Independent thinkers are key to future

To the Editor:

Kurt Vonnegut, a prophetic fiction writer of the 1960s, wrote an amusing, disturbing and satirical short story called “Harrison Bergeron,” describing a future day in 2081 when the ruling government has perfected an equalized society. Any natural talents a person might possess beyond the average must be compensated for by the Handicapper General. If one is better looking than anyone else, he or she must be made ugly with masks or distorted features. Taller than average? You wear weights around you at all times. Naturally graceful or athletic? You wear chains to drag you down. And if you are of greater than average intelligence, you hear disrupting noises to impede any sustained thinking you might do. Success in any area of life is met only with punishment. 

It is a society where equality has come at last, and people have no idea how closely their lives resemble those of laboratory rats living in closely-monitored mazes. This futuristic American society of “Harrison Bergeron” operates on communistic principles supporting the idea that all wealth and power should be distributed equally, and individualism and exceptionalism must be suppressed for the good of the whole. It is a society of mediocrity and stagnation where the media tells you what to think and feel. There are no independent thinkers left. 

Hollywood portrays many of these same themes in current movies, such as the “Hunger Games,” “The Dark Knight,” and “The Bourne Identity” series, questioning how we are to survive and keep our human dignity in worlds where powerful forces, usually governmental, try to suppress our beliefs, rights and basic humanity by making us totally dependent upon it. The independent thinker, who stands up to these evil, shadowy forces becomes the savior of himself and his world.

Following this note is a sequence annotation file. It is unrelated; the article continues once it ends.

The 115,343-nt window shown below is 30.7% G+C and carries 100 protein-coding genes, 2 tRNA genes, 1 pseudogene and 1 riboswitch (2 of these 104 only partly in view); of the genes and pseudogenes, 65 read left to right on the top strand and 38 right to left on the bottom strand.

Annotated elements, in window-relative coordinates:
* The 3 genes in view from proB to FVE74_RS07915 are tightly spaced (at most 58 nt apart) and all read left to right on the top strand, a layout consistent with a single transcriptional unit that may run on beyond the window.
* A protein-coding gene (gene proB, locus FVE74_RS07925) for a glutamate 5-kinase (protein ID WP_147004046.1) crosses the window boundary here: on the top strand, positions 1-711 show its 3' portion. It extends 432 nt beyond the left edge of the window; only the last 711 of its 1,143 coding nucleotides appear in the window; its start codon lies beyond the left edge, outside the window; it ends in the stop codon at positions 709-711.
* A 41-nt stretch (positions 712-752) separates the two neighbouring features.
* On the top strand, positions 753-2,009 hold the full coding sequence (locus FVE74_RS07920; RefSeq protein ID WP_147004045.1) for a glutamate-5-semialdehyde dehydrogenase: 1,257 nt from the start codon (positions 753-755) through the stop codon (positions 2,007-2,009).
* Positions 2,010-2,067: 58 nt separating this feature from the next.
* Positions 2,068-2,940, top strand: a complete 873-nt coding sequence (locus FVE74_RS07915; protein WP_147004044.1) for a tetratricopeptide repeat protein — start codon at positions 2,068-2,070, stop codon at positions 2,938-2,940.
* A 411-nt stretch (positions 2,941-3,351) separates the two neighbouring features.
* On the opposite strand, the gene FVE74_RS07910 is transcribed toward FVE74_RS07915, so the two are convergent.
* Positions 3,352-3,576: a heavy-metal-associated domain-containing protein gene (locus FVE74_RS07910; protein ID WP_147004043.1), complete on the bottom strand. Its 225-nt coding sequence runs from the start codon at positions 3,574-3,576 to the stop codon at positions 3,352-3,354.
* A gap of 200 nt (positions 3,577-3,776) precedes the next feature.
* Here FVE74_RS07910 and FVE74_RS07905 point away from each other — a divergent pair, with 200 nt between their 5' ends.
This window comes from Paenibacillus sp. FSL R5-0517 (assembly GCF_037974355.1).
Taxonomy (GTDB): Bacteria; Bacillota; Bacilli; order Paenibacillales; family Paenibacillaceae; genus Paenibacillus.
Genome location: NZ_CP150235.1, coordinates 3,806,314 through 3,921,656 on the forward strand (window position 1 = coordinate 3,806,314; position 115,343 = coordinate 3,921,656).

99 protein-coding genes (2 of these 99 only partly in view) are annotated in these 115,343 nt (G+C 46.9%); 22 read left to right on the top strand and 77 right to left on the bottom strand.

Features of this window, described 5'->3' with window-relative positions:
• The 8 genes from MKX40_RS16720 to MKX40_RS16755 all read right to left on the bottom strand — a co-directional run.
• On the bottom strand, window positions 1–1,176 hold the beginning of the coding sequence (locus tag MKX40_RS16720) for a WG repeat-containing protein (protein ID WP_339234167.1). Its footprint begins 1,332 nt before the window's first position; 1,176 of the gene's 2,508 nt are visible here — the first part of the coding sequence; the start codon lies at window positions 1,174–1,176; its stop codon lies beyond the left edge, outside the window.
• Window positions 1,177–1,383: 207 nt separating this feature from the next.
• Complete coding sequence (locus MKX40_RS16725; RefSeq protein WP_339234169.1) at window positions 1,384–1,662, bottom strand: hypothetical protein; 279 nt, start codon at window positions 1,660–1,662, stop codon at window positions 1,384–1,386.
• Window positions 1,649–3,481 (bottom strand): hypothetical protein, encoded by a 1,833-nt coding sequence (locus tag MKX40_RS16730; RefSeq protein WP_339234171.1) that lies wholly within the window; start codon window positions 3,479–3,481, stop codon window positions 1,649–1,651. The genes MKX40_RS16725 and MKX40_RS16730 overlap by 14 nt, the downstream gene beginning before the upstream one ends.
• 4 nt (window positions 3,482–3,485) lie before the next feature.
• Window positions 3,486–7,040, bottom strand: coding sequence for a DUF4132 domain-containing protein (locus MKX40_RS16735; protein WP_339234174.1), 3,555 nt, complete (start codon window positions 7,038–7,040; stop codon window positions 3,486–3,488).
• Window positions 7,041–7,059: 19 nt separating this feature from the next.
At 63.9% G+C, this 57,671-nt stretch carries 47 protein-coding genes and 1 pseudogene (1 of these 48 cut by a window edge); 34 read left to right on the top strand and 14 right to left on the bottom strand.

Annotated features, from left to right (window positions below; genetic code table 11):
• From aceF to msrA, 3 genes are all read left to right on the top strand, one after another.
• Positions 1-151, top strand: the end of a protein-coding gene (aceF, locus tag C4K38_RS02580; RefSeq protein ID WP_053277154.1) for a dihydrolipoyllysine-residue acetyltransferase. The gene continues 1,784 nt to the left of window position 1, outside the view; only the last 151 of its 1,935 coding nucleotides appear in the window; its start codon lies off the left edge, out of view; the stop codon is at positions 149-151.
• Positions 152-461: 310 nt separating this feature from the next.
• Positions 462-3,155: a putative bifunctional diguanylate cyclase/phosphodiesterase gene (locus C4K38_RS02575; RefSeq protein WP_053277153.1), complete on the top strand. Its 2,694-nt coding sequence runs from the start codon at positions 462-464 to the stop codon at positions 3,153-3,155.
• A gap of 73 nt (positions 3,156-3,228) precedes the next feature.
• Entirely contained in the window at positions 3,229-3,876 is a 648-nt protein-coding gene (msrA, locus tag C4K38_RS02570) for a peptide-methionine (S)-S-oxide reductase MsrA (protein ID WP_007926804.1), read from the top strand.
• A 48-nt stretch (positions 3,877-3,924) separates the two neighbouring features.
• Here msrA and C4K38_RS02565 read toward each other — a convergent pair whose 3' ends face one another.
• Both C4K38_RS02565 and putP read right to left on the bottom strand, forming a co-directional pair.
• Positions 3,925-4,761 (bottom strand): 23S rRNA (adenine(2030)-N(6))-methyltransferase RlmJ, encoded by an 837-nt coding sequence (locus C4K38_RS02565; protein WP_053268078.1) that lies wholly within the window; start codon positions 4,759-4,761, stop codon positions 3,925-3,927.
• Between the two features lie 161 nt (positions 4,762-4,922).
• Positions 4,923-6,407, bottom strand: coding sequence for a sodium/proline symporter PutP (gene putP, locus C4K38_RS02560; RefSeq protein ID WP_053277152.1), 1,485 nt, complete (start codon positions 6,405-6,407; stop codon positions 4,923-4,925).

Are there any independent thinkers left today? Do you call yourself an independent, and if so, just how independent are you?

There is little argument that our Forefathers, the Founders of this nation, were independently-minded fellows. They understood subjugation to an out-of-control government that was telling them what to buy and trade, how to live and behave, when and where they could meet, and which imposed unjust taxes and regulations on many areas of their lives never taxed before. 

Finally they had enough; the American Revolution became fact; and the happy result was a nation of independently-minded people who produced an exceptional country where hard work and success are celebrated and rewarded, where freedoms of thought, speech and religion are cherished values and where educated people are free to make choices which benefit themselves and society as a whole. Is this the society we still want, America? Or is it more important to have “shared-sacrifice,” a “level playing field,” equal opportunities and benefits for all mankind, “political correctness” and a government which recognizes no needs but its own and gives us the “right” to live by its rules, whims, and definitions? How independent is your thinking? 

Laurie Wright

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